Reviewed by GREG KING
Director: John Crowley
Stars: Ansel Elgort, Oakes Fegley, Nicole Kidman, Finn Wolfhart, Luke Wilson, Jeffrey Wright, Sarah Paulson, Aneurin Barnard, Dennis O’Hare, Robert Joy, Ashleigh Cummings, Willa Fitzgerald, Boyd Gaines.
This lacklustre adaptation of Donna Tartt’s Pulitzer Prize winning 2013 novel, which spent 30 weeks at the tops of the best seller lists, is something of a massive misfire. The Dickensian novel was essentially a coming of age tale that spanned nearly a decade and followed the troubled journey of its protagonist Theodore Decker. In trying to condense the nearly 800-page tome for the screen, script writer Peter Straughan (Tinker Tailor Soldier Spy, etc) has distilled the essence of the novel, and picked the eyes out of its main characters and key incidents. But this is a rather flat and unengaging adaptation that will disappoint many who have read the acclaimed novel.
Theodore (played by Oakes Fegley, from Pete’s Dragon, etc) was 13 when he visited New York’s Metropolitan Museum of Art to check out an exhibition of Dutch masters. Amongst the painting was one of his mother’s favourites, the titular The Goldfinch, one of the few surviving works from seventeenth century painter Carel Fabrius, who was ironically killed in an explosion in his studio in Delft in 1654. There was a bomb blast at the museum which killed his mother and several other visitors. Amongst the ruins he meets a stranger, who gives him a ring and an address, and also points to the painting lying on the ground, covered in dust. Theodore takes the ring to the address, where he meets antique furniture dealer Hobart (Jeffrey Wright, from Casino Royale, etc) and Pippa. But Theo keeps the painting because it represents that final tangible connection with his mother.
Sometime later he moves into the Park Avenue apartment with the wealthy Barbour family, whose son Andy is a friend from school, and there he is welcomed and treated with kindness by the mother (Nicole Kidman). But later Theo’s deadbeat estranged father (Luke Wilson) arrives to take him to Las Vegas to live with him and his girlfriend Xandra (Sarah Paulson). There Theo meets Boris (Finn Wolfhard, from It, Stranger Things, etc) the abused son of a Russian émigré, who introduces him to vodka and drugs. A strong friendship develops between these two misfits. But after his father reveals his true colours and is subsequently killed in a car crash, Theo moves back to New York where he begins work with Hobart.
A decade later Theo (played by Ansel Elgort, from Baby Driver, etc) reconnects with the adult Boris (now played by Aneurin Barnard, from Dunkirk, etc) and is drawn into an underworld of art theft and drugs and crime, and he learns a darker secret about the painting.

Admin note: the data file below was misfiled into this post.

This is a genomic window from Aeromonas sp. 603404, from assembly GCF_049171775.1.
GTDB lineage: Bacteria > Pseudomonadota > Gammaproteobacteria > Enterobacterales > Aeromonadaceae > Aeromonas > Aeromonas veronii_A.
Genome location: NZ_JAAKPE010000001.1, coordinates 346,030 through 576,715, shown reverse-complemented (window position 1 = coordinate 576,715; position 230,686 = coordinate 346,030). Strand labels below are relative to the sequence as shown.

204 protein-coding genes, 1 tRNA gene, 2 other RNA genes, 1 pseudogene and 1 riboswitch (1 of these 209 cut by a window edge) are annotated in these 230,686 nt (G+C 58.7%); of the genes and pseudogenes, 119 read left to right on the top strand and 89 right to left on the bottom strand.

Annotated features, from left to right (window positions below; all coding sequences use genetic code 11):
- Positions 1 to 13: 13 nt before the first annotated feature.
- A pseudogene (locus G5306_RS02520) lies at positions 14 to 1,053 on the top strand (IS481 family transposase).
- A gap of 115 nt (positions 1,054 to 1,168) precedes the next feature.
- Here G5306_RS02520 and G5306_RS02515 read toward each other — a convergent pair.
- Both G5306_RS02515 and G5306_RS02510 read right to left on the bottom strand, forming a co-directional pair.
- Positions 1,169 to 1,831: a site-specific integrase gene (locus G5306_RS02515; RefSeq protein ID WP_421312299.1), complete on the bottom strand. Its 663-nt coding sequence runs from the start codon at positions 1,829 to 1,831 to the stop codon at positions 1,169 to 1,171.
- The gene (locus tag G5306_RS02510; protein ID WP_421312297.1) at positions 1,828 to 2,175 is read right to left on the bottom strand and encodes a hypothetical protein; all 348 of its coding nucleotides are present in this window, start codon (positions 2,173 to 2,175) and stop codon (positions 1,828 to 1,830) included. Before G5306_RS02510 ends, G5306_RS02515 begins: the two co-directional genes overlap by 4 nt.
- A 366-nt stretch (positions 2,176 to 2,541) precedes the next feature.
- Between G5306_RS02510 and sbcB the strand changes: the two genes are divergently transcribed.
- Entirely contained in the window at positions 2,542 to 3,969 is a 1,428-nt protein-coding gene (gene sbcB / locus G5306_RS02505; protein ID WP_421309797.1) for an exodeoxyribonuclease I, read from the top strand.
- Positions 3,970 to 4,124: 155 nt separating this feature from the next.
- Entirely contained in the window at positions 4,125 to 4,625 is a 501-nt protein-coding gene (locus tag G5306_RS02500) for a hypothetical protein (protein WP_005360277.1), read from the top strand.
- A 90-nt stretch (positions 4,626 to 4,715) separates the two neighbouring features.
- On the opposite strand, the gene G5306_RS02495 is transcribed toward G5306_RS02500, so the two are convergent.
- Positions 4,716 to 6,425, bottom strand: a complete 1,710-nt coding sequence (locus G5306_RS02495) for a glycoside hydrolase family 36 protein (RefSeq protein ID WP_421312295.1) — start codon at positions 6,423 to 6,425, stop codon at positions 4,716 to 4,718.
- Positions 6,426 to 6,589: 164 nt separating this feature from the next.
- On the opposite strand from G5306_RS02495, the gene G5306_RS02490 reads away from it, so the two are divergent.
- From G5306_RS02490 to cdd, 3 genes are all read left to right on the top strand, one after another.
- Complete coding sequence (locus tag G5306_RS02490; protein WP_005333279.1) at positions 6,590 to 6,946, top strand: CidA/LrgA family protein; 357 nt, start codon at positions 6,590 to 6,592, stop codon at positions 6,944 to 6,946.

The Goldfinch deals with universal themes like grief, friendship, family, deception, obsession, art, love, and redemption. The film unfolds in a non-linear fashion, jumping back and forth in time, and it lacks cohesion and clarity and its structure will confuse those unfamiliar with the source material. It makes it hard for audiences to make an empathetic connection with many of the characters.
The film has been directed by John Crowley, who gave us the superb Brooklyn in 2015, but here his direction lacks the same assurance and confidence. He infuses the material with a touch of melancholy. The film lacks any real sense of urgency or energy and the slow, measured pacing hardly makes for compelling viewing over the inordinately long and slow 150-minute running time. The film is supposedly part drama and part thriller, but the suspense fails to kick in. The best parts of the film, for me at least, concerned the wonderful and off beat relationship between Theo and Boris who find each other in the Nevada desert.
Crowley has assembled a solid ensemble cast though to flesh out the characters. Kidman brings a brittle, cold and detached quality to her restrained and introverted performance here. Of the two performers bringing Theo to life, Fegley is clearly the standout with an enthusiastic and energetic rendering of the character that captures his angst and bewilderment and inner torment. Cast largely against type, Wilson is good as Theo’s unreliable father.
The film has been nicely shot by Roger Deakins, who gives the material a slick and glossy surface. Production values are also excellent.
Ultimately, this is a wasted opportunity as the sprawling novel would have been better served as a mini-series which would have allowed for more insightful character development and more detailed building of Theo’s world.
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